The mountain has a lot of peaks. The hiking trail is still not well developed and one needs to be ready to walk through the thorny bushes. Reaching the top of the first hill gives you amazing views and features of the different parts of the mountain. It will also give you an option to go straight to the summit which is short but steep or take a longer route that takes time but exposes you to more beautiful views.
We took the longer route, turning east towards a massive outcrop of Esoit Pus (the Blue Rock). It looks impenetrable, sitting at the base of the mountain. We made an effort to climb it and spooked a huge stripped hyena that has made it home. It bolted away towards the valley.
Further east we could see Enkusero Sambu settlement with its overgrazed neighbourhood with red soil and a school. Below, in every direction, are V-shaped valleys. Ngong Hills (Oldoinyo Loolaiserr) cropped up from the horizon, dark and long from the east. Mt. Loorgesaile occupied the Southern horizon. The rock hyrax and other antelopes made noises, warning of our presence. Falcons and hawks danced in the sky. Not a lot of livestock here but cowbells could be heard from a distance.
Enkusero Sambu Conservancy is notorious for its leopards – known for their appetite for livestock. There are a few lions here but the numbers have been dwindling due to the conflict with livestock owners.
Approaching the summit from the east gives you the privilege and the surprise of walking along the rim of Kijululo Valley. Facing west is a famous tree where the Maa people carry out sacrifices in times of crisis – asking Enkai to intervene by giving rain. A little to the south of the steep valleys is the source of the whitest fluorspar (Enturoto) that is extracted for various rites of passage ceremonies for generations past.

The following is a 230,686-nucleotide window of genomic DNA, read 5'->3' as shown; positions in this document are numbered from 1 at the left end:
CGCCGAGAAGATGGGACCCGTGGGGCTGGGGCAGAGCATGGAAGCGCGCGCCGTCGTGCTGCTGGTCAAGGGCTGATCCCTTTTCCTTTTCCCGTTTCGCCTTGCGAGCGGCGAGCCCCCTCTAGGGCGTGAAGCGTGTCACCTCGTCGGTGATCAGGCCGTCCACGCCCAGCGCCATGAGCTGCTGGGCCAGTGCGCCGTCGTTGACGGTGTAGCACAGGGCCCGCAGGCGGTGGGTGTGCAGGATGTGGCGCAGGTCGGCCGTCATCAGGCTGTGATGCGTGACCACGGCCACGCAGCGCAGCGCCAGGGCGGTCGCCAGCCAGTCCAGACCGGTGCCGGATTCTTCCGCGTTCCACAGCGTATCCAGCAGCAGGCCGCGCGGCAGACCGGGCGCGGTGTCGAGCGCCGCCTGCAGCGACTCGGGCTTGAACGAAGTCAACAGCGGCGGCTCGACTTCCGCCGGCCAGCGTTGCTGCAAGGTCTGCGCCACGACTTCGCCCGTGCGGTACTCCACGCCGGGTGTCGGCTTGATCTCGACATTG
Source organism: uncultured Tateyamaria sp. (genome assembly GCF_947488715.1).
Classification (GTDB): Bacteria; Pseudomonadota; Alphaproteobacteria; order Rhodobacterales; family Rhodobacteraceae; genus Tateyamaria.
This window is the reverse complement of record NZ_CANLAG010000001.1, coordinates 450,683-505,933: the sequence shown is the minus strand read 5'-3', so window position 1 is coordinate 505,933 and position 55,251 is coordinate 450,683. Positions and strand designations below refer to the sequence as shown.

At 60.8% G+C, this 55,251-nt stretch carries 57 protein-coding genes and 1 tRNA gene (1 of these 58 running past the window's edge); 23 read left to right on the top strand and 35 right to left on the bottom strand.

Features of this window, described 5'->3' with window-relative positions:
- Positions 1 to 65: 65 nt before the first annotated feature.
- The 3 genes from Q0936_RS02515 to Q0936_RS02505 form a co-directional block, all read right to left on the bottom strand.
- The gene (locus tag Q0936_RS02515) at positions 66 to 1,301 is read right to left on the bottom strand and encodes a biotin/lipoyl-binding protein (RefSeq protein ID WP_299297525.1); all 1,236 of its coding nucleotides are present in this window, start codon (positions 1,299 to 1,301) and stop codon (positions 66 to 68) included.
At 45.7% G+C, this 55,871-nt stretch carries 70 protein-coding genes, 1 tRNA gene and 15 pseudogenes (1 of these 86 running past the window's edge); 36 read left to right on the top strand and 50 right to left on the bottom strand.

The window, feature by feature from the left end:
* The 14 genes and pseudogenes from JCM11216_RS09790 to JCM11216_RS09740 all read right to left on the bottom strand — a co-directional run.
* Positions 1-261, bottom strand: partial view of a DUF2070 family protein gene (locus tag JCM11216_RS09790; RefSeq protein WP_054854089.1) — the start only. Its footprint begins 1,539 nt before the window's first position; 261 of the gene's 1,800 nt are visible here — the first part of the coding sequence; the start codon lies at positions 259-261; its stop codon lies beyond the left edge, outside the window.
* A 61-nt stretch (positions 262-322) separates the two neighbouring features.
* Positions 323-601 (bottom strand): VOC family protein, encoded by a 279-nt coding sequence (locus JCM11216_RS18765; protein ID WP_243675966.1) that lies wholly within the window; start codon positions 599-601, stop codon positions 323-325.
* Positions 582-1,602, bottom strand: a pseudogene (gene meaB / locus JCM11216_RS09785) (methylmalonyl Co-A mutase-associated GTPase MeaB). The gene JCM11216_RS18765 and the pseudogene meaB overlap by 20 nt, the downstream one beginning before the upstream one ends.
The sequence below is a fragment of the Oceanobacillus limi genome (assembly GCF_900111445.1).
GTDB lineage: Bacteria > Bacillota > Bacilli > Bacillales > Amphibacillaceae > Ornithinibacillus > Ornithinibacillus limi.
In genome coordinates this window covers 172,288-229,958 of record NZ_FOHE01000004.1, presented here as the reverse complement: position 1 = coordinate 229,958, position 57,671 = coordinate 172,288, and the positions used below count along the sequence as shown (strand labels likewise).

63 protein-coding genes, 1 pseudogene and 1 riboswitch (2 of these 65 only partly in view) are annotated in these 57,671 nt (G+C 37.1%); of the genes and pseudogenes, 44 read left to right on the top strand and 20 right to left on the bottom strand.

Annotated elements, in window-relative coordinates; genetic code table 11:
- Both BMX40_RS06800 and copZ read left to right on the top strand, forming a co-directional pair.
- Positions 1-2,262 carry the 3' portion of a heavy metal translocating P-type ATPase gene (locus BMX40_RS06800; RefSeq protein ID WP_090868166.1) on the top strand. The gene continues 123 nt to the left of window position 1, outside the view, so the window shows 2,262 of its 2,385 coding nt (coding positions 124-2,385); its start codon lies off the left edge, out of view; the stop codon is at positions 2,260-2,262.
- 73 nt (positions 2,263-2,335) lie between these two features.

It was time to descend and the hikers looked motivated. The young lady who almost gave up in the morning looks strong and had created a bond with the rangers. I looked down the valley and brazed for the trot because it is near impossible to go down very slowly. I also figured out that the rangers grew up here – they can climb and descend from any angle like the rock hyrax – they know the terrain but not necessarily trained as guides for inexperienced hikers.
Our next stop on our way down is a cave where Maa warriors use as a meat camp – a place to strengthen muscle, bond, and retreat from noise. The drop to the cave was steep and through thorny bushes but the hikers held their fort. The cave has a well that is fed by rain but hidden from evaporation by its walls. There are generational footprints from years gone marked by the red ochre on the walls. The trees too have marks that told us of those who were here before us – the warriors made marks that showed how long they lived in the cave.
The hike was 8.5kms but it could get much longer depending on one’s starting point.
We arrive at the vehicle to the glory of tea and chapatti made by our gracious host!
That was Enkusero Sambu Conservancy and Kijululo Valley!